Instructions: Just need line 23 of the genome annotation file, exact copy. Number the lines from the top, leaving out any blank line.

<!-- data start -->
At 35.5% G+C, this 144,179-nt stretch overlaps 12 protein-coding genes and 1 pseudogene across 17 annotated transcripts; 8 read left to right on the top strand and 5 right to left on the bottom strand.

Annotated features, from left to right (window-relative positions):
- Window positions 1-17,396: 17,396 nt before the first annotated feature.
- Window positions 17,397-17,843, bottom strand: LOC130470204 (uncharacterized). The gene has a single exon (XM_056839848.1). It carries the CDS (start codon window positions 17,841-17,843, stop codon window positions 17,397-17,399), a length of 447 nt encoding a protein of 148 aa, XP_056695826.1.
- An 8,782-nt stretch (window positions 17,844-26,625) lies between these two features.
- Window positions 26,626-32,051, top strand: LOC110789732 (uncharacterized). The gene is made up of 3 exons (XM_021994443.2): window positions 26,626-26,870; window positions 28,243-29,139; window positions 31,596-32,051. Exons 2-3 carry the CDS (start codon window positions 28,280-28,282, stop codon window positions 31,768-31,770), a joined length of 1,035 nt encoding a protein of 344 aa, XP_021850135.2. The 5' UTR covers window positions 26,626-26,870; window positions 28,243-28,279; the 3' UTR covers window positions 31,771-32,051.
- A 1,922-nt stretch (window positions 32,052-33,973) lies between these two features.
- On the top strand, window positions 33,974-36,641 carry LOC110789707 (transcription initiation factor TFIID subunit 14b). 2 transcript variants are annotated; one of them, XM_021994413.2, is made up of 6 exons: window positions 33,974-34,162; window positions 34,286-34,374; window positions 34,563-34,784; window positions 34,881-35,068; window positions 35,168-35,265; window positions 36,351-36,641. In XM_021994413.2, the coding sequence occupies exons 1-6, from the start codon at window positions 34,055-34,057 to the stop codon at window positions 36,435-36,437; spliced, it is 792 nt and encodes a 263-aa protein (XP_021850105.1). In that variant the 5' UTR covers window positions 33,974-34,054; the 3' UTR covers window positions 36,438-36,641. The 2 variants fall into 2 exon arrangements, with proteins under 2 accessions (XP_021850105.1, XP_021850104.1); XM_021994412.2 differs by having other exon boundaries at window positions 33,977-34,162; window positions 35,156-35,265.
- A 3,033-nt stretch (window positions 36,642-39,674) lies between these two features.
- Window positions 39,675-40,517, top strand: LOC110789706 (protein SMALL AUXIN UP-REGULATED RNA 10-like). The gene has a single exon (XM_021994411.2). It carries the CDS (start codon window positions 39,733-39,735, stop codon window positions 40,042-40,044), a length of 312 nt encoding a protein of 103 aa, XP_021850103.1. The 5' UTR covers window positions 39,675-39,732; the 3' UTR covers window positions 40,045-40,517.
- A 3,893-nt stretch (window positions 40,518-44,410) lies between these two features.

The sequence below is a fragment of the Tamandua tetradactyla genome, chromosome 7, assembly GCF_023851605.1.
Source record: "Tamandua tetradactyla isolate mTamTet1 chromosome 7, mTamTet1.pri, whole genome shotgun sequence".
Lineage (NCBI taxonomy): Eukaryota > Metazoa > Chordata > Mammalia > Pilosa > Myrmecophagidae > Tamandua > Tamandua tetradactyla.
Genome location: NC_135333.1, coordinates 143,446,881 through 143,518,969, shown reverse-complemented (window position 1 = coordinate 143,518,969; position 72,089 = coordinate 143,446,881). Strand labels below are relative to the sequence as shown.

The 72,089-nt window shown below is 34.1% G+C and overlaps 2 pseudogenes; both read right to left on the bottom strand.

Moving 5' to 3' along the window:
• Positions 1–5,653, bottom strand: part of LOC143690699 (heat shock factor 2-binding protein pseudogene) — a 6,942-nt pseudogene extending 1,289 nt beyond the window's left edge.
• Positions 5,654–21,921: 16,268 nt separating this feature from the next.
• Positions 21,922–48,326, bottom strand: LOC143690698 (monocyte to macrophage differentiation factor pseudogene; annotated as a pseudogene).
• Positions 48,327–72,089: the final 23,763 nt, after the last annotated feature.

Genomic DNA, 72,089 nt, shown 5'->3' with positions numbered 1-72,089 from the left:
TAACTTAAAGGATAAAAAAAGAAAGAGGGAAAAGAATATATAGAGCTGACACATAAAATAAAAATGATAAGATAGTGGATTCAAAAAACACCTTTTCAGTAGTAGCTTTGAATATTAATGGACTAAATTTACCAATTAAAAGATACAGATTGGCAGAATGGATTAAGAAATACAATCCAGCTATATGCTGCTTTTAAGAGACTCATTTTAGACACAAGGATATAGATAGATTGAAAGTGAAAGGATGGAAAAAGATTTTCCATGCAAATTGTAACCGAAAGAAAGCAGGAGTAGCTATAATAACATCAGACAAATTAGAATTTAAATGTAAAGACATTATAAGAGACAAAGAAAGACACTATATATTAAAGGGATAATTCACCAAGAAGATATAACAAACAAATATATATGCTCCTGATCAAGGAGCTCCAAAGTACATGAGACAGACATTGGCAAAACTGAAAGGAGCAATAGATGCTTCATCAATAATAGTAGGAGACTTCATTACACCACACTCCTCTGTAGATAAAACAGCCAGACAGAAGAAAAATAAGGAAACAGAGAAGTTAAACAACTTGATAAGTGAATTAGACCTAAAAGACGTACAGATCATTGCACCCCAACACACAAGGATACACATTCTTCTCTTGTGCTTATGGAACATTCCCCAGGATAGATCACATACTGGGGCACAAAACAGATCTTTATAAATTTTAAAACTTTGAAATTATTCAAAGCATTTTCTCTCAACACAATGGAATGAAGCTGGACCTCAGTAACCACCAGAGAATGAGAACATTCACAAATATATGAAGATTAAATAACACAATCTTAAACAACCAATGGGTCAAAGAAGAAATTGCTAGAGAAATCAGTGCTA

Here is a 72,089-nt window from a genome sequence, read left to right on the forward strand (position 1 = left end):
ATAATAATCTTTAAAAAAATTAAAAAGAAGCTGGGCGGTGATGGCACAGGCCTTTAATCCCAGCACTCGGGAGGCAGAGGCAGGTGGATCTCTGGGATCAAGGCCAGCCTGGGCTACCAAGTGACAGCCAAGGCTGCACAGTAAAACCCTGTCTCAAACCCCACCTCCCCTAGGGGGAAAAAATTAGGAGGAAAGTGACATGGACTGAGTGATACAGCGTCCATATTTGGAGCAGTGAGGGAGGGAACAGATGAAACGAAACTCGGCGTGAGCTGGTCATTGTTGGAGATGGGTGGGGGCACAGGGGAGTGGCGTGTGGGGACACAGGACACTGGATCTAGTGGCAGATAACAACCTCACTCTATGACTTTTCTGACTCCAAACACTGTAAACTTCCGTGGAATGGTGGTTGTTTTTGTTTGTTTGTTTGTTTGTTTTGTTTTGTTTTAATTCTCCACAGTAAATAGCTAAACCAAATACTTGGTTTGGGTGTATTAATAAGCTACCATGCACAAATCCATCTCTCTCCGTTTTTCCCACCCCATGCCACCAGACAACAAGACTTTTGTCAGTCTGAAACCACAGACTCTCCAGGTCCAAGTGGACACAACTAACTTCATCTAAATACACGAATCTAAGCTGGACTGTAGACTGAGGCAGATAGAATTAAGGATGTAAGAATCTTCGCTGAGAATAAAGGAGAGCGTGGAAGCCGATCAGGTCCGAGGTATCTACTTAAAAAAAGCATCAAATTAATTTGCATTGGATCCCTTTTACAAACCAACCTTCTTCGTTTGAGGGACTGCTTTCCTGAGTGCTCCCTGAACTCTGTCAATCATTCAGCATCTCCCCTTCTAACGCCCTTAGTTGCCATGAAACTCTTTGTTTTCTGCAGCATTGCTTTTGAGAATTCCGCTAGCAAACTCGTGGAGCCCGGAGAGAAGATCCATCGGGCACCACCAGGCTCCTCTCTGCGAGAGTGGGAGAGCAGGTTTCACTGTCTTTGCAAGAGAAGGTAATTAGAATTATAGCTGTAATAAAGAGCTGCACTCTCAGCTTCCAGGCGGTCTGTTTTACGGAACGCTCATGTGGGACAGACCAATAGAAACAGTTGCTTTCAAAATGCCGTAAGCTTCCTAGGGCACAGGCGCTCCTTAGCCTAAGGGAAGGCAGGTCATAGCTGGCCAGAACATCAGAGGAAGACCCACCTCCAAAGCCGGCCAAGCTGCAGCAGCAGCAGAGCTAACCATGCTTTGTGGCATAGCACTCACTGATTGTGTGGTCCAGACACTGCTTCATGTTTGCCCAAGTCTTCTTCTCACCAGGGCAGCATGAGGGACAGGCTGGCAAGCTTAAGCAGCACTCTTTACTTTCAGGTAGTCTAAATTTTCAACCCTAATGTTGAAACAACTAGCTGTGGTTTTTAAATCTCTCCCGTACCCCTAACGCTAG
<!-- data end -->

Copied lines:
TAACTTAAAGGATAAAAAAAGAAAGAGGGAAAAGAATATATAGAGCTGACACATAAAATAAAAATGATAAGATAGTGGATTCAAAAAACACCTTTTCAGTAGTAGCTTTGAATATTAATGGACTAAATTTACCAATTAAAAGATACAGATTGGCAGAATGGATTAAGAAATACAATCCAGCTATATGCTGCTTTTAAGAGACTCATTTTAGACACAAGGATATAGATAGATTGAAAGTGAAAGGATGGAAAAAGATTTTCCATGCAAATTGTAACCGAAAGAAAGCAGGAGTAGCTATAATAACATCAGACAAATTAGAATTTAAATGTAAAGACATTATAAGAGACAAAGAAAGACACTATATATTAAAGGGATAATTCACCAAGAAGATATAACAAACAAATATATATGCTCCTGATCAAGGAGCTCCAAAGTACATGAGACAGACATTGGCAAAACTGAAAGGAGCAATAGATGCTTCATCAATAATAGTAGGAGACTTCATTACACCACACTCCTCTGTAGATAAAACAGCCAGACAGAAGAAAAATAAGGAAACAGAGAAGTTAAACAACTTGATAAGTGAATTAGACCTAAAAGACGTACAGATCATTGCACCCCAACACACAAGGATACACATTCTTCTCTTGTGCTTATGGAACATTCCCCAGGATAGATCACATACTGGGGCACAAAACAGATCTTTATAAATTTTAAAACTTTGAAATTATTCAAAGCATTTTCTCTCAACACAATGGAATGAAGCTGGACCTCAGTAACCACCAGAGAATGAGAACATTCACAAATATATGAAGATTAAATAACACAATCTTAAACAACCAATGGGTCAAAGAAGAAATTGCTAGAGAAATCAGTGCTA